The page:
Sometimes you can win for losing.
The MSCI US REIT Index has returned about minus 4% so far this year, but real estate investment trusts on average have done better than stocks. The S&P 500 has returned about minus 10% year to date, dividends included.
One reason for the relative outperformance: REITs are seen as a hedge against inflation, a crucial consideration, given that the consumer price index in March increased by 8.5% year over year on a headline basis. REITs, which are required to pay out at least 90% of their taxable income to shareholders, are popular among income investors.
The outperformance of REITs “is not surprising to us,” says Michael Knott, head of US REIT research at Green Street, a research firm that specializes in real estate. “REITs have shown their resilience [before] in this type of environment, relative to the S&P 500.”
It isn’t as if real estate companies have hit it out of the park, however. Most REIT sectors are in negative territory this year. Industrial REITs, many of which outperformed earlier in the pandemic, are down about 4.5%; the office sector, which has been hampered by the prevalence of employees working from home since the pandemic started, is off about 3%; and data centers have lost about 12%.
Still, investors can find value names in certain REIT segments, says Gina Szymanski, portfolio manager in the real estate securities group at AEW Capital Management. “The reason why value names have worked is because people are worried about rising interest rates,” she says.
Her observation points to the various crosscurrents for REITs. On one hand, REITs are seen as an inflation hedge because, in theory at least, they can put through rent increases for various properties, from apartments to office towers. On the other hand, rising interest rates can be a concern, partly because they can bring higher borrowing costs for real estate companies.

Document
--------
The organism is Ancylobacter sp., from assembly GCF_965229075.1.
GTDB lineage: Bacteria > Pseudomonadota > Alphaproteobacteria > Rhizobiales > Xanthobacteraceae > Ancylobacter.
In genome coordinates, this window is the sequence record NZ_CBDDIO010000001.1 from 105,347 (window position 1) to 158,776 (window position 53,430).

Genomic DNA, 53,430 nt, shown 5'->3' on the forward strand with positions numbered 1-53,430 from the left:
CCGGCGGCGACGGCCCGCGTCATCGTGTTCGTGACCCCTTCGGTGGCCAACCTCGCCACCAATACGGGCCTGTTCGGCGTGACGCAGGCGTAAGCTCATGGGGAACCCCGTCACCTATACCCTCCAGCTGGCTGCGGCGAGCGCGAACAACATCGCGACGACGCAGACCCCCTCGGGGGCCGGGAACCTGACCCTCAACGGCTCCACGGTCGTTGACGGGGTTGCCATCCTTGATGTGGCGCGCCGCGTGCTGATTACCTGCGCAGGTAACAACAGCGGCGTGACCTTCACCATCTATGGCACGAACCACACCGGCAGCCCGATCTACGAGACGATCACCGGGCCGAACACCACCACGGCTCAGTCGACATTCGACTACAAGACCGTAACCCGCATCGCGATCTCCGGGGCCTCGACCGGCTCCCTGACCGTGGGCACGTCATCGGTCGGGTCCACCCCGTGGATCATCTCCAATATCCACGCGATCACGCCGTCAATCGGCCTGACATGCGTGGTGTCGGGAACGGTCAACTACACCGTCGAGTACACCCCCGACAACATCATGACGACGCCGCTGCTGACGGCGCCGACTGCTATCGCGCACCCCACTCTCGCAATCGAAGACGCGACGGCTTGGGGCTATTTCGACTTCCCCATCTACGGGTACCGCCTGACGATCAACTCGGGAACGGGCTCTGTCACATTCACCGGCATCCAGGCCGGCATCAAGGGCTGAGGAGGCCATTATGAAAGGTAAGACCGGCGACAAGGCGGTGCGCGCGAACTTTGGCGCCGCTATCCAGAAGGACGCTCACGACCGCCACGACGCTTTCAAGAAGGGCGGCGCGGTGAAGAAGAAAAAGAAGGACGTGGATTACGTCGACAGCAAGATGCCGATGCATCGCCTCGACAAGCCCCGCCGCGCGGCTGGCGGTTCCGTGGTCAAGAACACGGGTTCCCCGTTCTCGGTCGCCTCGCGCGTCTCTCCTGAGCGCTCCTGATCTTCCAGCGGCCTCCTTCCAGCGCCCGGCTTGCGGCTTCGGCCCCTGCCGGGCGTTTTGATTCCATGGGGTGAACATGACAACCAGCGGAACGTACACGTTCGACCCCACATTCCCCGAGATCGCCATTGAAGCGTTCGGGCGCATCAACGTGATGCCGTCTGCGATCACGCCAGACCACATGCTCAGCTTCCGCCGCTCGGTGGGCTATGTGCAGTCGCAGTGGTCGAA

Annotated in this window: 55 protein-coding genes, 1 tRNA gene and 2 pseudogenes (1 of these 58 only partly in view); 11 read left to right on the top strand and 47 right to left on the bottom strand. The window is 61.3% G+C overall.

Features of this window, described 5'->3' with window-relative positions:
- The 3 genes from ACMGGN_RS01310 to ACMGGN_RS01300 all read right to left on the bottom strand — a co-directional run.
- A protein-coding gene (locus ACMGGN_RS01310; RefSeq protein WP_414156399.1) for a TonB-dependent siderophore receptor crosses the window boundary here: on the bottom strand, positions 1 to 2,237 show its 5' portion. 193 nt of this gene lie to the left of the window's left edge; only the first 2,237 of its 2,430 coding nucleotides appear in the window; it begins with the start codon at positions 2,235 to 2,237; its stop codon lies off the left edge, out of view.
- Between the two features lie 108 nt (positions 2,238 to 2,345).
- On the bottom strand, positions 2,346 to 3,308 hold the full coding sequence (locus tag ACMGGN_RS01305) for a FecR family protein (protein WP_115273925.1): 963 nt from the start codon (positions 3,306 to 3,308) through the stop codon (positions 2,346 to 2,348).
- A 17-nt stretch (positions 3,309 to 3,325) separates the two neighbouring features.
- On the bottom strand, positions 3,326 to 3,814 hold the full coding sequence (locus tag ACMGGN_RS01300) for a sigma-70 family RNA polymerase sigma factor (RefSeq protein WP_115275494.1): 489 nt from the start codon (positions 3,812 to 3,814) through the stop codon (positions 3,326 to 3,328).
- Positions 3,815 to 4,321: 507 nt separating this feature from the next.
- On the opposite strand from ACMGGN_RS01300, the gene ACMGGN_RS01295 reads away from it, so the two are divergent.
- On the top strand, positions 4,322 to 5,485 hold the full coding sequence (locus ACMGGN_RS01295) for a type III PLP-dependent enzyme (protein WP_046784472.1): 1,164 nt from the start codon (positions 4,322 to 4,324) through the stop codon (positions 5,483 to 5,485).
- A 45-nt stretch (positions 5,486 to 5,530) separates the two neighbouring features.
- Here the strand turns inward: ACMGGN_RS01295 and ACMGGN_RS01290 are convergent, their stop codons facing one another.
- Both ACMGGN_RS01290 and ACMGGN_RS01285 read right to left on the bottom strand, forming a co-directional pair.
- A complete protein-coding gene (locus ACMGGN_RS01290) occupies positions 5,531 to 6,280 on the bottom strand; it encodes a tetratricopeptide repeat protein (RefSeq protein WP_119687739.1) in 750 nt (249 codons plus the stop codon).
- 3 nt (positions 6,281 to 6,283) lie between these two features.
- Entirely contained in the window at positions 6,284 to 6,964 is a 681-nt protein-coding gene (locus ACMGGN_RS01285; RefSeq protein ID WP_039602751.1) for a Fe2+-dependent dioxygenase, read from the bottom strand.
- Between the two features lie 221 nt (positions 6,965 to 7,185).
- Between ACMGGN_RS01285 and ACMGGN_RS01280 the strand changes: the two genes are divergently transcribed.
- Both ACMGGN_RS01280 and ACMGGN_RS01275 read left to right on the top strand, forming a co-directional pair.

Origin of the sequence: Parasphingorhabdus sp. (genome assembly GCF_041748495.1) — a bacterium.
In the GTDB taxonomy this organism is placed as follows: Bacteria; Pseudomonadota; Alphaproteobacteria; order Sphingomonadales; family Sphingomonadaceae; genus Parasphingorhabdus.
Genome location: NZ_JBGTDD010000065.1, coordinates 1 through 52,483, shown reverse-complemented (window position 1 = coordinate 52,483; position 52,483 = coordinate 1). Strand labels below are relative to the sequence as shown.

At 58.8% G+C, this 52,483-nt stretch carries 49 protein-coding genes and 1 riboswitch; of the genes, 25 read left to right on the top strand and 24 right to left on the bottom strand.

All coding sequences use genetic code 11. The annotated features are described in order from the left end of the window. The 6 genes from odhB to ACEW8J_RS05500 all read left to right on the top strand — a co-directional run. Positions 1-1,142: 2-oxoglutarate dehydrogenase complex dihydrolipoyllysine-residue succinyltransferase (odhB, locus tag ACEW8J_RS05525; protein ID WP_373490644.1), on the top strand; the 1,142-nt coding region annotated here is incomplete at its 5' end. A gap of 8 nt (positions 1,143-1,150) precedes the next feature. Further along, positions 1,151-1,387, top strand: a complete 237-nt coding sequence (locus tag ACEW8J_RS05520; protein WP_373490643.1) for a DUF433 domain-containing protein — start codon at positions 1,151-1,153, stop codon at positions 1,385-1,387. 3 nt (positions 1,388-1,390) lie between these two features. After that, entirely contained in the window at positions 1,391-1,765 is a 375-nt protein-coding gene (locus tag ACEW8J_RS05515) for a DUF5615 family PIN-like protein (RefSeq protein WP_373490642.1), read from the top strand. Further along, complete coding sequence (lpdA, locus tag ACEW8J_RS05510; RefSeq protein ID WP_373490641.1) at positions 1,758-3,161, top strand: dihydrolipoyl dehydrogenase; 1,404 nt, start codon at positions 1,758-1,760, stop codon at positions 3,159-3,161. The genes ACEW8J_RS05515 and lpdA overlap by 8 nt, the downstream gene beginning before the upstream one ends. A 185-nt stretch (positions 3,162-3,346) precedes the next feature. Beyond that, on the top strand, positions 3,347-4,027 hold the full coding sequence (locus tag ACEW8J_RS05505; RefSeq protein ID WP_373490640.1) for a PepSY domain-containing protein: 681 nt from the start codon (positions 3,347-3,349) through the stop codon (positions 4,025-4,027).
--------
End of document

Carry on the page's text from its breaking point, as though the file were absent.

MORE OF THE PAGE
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The disparities among the various sectors’ returns highlight some divergent issues they face. For example, says Szymanski, regional “malls have been abysmal, but grocery-anchored shopping centers have been great.”
Case in point: Simon Property Group (ticker: SPG), which operates higher-end malls and outlets around the country and yields 5.4%, has returned minus 21% this year. “People are worried about rising gas prices and the impact on discretionary consumer spending,” says Szymanski.
However, Brixmor Property Group (BRX), which has many grocery-anchored properties, has returned about 6% and yields 3.6%.
One of the best-performing REIT sectors in 2022 has been lodging/resorts, up 9%. Hotels, in theory, can reset their prices every night, a hedge against inflation.
As the year began, Knott says, the lodging sector “was beaten up quite a bit from Covid” and “hadn’t fully participated in the rebound.” It was also among the cheaper sectors at that point.
Szymanski says another relatively cheap sector is senior housing. An example is Ventas (VTR), which has returned about 14% this year and yields 3.1%. It returned about 8% in 2021 and minus 10% in 2020.
Other housing REIT sectors haven’t that done well on an absolute basis this year, with apartments down roughly 3%. Still, says Knott, “the demand for all types of housing across the spectrum has been incredibly strong.”
And that bodes well for the strong cash flow growth that is a good antidote for rising rates and inflation, says Szymanski. “The best way to combat rising interest rates is to outgrow that headwind,” she says, pointing to REIT sectors such apartments.
Write to Lawrence C. Strauss at [email protected]
Credit: www.marketwatch.com /